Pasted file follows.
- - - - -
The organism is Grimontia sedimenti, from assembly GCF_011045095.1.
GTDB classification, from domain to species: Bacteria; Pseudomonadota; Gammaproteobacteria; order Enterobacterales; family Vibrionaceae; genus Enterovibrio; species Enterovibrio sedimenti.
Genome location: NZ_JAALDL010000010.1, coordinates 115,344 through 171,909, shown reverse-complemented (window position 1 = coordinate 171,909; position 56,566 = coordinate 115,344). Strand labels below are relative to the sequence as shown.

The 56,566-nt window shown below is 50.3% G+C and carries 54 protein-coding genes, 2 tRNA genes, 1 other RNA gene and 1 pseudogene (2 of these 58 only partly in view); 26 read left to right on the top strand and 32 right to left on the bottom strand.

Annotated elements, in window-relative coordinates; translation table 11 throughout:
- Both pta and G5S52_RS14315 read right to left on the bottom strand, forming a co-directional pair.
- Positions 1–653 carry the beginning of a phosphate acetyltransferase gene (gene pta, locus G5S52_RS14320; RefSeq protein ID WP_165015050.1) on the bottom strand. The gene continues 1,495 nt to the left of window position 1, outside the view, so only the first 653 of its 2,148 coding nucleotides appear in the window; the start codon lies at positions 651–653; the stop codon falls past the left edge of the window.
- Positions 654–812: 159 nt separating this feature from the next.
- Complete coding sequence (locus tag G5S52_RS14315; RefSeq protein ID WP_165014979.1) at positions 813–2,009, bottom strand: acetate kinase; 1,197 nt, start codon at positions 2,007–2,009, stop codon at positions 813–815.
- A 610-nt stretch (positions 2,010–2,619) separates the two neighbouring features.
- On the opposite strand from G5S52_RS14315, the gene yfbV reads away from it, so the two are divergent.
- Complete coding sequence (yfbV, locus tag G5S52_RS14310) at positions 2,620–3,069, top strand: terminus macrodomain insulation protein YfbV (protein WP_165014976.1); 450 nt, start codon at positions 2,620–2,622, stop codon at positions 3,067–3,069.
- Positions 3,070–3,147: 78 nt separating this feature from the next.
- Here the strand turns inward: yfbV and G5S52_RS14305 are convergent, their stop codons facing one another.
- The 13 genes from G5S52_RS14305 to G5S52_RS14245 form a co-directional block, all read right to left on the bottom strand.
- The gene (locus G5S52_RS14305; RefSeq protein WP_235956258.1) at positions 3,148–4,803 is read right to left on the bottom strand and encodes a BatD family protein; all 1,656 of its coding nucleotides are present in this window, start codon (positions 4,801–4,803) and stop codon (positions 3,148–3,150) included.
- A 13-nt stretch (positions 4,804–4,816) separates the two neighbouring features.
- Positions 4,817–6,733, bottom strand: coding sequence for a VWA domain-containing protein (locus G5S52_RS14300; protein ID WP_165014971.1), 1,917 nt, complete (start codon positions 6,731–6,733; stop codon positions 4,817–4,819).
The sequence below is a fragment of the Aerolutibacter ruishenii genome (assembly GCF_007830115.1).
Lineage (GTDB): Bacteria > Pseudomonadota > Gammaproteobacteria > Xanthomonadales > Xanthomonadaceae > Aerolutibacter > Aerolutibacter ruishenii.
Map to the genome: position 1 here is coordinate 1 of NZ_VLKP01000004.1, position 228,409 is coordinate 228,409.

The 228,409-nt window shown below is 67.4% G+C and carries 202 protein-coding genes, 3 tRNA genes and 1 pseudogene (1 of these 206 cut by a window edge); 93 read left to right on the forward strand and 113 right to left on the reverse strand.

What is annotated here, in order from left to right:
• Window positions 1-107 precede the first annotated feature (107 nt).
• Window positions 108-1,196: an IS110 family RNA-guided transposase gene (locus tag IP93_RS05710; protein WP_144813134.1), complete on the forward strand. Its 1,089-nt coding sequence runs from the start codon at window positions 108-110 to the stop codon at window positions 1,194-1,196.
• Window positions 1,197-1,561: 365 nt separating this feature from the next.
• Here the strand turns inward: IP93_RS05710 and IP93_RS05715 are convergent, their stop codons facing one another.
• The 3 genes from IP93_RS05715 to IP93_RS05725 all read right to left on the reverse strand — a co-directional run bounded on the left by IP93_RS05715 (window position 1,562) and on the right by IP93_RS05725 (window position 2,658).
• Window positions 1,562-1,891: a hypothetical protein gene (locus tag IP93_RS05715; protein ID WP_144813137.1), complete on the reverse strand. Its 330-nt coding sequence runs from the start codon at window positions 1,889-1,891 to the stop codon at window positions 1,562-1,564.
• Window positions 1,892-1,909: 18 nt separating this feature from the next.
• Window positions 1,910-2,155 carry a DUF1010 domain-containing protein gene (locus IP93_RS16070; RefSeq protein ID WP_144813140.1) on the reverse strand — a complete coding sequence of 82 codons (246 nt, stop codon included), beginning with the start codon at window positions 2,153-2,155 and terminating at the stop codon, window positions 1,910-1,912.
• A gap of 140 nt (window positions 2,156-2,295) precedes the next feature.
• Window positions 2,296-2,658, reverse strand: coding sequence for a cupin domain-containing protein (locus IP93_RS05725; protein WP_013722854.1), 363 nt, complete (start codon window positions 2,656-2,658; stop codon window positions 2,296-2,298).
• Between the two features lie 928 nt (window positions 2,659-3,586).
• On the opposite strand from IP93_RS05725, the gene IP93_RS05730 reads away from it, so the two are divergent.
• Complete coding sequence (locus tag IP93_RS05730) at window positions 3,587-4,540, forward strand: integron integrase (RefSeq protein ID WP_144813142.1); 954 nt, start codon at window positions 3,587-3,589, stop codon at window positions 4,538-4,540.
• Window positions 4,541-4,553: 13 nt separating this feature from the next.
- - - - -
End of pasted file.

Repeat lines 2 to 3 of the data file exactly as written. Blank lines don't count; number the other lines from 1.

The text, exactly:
GTDB classification, from domain to species: Bacteria; Pseudomonadota; Gammaproteobacteria; order Enterobacterales; family Vibrionaceae; genus Enterovibrio; species Enterovibrio sedimenti.
Genome location: NZ_JAALDL010000010.1, coordinates 115,344 through 171,909, shown reverse-complemented (window position 1 = coordinate 171,909; position 56,566 = coordinate 115,344). Strand labels below are relative to the sequence as shown.